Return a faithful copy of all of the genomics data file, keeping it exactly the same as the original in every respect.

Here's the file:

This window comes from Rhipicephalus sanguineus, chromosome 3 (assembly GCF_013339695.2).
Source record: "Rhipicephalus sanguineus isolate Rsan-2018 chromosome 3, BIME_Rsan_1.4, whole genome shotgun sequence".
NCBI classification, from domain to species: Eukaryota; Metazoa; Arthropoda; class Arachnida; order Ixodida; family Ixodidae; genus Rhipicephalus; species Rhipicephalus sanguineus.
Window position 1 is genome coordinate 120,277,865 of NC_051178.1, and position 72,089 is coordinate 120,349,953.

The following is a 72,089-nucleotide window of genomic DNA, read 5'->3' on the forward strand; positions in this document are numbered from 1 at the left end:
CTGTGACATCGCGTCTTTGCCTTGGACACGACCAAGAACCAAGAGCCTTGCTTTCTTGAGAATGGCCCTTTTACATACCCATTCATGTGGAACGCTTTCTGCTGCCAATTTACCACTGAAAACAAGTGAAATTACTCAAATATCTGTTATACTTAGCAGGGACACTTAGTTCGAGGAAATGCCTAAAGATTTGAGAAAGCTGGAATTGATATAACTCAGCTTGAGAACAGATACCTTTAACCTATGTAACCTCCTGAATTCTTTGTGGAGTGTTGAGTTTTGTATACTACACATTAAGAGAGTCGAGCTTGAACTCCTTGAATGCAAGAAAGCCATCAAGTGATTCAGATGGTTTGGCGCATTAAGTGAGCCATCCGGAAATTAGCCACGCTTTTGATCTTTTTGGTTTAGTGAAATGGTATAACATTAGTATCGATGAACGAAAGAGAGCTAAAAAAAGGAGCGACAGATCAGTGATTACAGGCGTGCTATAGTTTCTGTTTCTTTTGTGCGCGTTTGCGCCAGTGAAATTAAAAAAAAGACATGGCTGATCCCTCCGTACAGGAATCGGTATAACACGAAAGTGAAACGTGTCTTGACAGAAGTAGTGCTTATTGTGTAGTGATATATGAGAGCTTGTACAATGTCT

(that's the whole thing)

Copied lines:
This window comes from Rhipicephalus sanguineus, chromosome 3 (assembly GCF_013339695.2).
Source record: "Rhipicephalus sanguineus isolate Rsan-2018 chromosome 3, BIME_Rsan_1.4, whole genome shotgun sequence".
NCBI classification, from domain to species: Eukaryota; Metazoa; Arthropoda; class Arachnida; order Ixodida; family Ixodidae; genus Rhipicephalus; species Rhipicephalus sanguineus.
Window position 1 is genome coordinate 120,277,865 of NC_051178.1, and position 72,089 is coordinate 120,349,953.

The following is a 72,089-nucleotide window of genomic DNA, read 5'->3' on the forward strand; positions in this document are numbered from 1 at the left end:
CTGTGACATCGCGTCTTTGCCTTGGACACGACCAAGAACCAAGAGCCTTGCTTTCTTGAGAATGGCCCTTTTACATACCCATTCATGTGGAACGCTTTCTGCTGCCAATTTACCACTGAAAACAAGTGAAATTACTCAAATATCTGTTATACTTAGCAGGGACACTTAGTTCGAGGAAATGCCTAAAGATTTGAGAAAGCTGGAATTGATATAACTCAGCTTGAGAACAGATACCTTTAACCTATGTAACCTCCTGAATTCTTTGTGGAGTGTTGAGTTTTGTATACTACACATTAAGAGAGTCGAGCTTGAACTCCTTGAATGCAAGAAAGCCATCAAGTGATTCAGATGGTTTGGCGCATTAAGTGAGCCATCCGGAAATTAGCCACGCTTTTGATCTTTTTGGTTTAGTGAAATGGTATAACATTAGTATCGATGAACGAAAGAGAGCTAAAAAAAGGAGCGACAGATCAGTGATTACAGGCGTGCTATAGTTTCTGTTTCTTTTGTGCGCGTTTGCGCCAGTGAAATTAAAAAAAAGACATGGCTGATCCCTCCGTACAGGAATCGGTATAACACGAAAGTGAAACGTGTCTTGACAGAAGTAGTGCTTATTGTGTAGTGATATATGAGAGCTTGTACAATGTCT